Now correct me if i am wrong.. but the article gave a great explanation of why there is no composite out thru the headphone jack for the iPhone.. and maybe even the touch.... but there is still no response as to why this is so for the new classic and nano.



    The article mentions the need for there to be a mic and ground hence the removal of this feature for the iPhone.. but NONE of the other iPods, including the touch, need for this to be the case. There is nothing preventing them from making the headphone connector the same way that it was in the previous video ipods so you could get away with not having to buy a $50 cable setup for something you could do with a cheap cable you might have had laying around from an old camcorder. There is no need for a mic or a plug that switches songs (like on the phone). Even on the iPod Touch, the headphones that come with it are the same ones that came with the previous gen iPods.



    The only thing that makes sense to me (other than Apple just wanting more money) is that they wanted to make simply ONE headphone jack, and have it work in all their devices without having to design and implement a separate one for the phone. This, if true, is lame. Another poster asked this question a few posts ago, and someone replied to it.. but they seemed to be forgetting the fact that on the iPod touch, nano, and classic of 2007... the headphone jack behaves as it always has on the iPod lineup before it. ONLY the phone is different... therefore I don't see why they took that feature out.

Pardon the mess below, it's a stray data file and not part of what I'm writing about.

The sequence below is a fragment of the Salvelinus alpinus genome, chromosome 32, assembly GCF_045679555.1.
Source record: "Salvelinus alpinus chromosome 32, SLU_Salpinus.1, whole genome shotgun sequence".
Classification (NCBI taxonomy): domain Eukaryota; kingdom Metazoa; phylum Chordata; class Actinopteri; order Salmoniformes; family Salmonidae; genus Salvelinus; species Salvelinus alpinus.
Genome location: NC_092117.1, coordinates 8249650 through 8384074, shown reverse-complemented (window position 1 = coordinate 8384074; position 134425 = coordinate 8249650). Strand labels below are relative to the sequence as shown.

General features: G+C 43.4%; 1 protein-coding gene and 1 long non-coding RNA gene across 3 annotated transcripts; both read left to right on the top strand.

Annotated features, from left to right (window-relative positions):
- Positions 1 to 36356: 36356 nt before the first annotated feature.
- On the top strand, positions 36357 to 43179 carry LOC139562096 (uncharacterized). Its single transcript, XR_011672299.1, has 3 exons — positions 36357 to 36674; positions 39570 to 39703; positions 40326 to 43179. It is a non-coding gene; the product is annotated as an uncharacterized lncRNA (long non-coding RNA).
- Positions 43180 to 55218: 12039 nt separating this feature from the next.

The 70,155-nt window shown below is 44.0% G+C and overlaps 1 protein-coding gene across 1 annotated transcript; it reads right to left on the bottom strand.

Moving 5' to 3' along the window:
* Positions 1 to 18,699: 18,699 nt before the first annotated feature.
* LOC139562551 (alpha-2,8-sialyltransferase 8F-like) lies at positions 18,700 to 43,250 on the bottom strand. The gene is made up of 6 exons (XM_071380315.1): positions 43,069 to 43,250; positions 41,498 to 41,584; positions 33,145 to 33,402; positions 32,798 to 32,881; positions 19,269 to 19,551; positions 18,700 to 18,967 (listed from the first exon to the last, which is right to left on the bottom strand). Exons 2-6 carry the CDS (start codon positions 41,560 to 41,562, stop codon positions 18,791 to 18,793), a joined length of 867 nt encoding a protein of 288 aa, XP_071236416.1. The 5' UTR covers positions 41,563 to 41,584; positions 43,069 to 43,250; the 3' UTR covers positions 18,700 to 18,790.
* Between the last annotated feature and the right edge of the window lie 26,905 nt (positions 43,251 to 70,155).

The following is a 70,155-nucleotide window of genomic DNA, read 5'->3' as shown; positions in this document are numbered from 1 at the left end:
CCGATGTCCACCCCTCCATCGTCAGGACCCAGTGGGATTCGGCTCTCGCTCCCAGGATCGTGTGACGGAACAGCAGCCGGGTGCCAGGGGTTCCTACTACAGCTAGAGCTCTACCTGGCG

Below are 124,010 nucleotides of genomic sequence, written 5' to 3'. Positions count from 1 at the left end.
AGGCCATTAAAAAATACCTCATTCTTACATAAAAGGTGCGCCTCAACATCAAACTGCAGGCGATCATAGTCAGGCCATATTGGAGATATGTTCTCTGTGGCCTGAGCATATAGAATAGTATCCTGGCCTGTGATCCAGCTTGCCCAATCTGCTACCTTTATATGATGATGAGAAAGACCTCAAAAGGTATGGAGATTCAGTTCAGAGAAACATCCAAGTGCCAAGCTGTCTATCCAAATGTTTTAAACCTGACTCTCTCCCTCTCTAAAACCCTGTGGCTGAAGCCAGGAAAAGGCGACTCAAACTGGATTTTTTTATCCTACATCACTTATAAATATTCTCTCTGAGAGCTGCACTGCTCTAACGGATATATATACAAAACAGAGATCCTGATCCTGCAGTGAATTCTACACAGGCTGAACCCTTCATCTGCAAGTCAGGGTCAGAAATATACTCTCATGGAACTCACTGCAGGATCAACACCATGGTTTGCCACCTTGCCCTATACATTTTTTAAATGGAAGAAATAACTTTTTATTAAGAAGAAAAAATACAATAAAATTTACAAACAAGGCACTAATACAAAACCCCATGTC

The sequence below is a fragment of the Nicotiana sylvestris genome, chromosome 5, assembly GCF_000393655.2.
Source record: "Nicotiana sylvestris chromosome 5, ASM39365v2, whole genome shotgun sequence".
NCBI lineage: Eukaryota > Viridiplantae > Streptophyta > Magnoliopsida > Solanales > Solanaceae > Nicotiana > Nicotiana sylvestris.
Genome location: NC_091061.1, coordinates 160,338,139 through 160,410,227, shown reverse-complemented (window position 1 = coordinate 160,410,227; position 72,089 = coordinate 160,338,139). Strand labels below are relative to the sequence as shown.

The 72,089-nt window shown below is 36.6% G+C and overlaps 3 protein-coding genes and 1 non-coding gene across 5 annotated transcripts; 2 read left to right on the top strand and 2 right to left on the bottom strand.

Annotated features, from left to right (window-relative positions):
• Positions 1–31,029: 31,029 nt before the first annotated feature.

Anyone else see this?



    These were my thoughts as well. The fourth pin location on the headphone jack of the Classic and 3G Nano is now completely useless unless Apple develops a way to use the headphone jack for recording.
  • tontontonton Posts: 14,063member
    Quote:
    Originally Posted by lfmorrison View Post


    SI have the original iPod Universal Dock using the S-Video port for video output, and I am just trying to straighten out in my mind exactly which components might need to be replaced in the current set-up depending on what model my next iPod will be.



    It sounds to me like I shouldn't need any new accessories if I buy the 3G iPod Nano or the iPod Classic.



    But if I buy the iPod Touch, I'll need to buy the Composite AV Cable to continue viewing videos. (And possibly a 2nd-generation iPod Universal Dock if I want to be able to continue using the whole set-up with an Apple Remote.)



    Do I have it straight?



    Yes. I have a 160GB iPod Classic and the original Universal Dock and it works great connected to my old TV with a standard S-Video cable.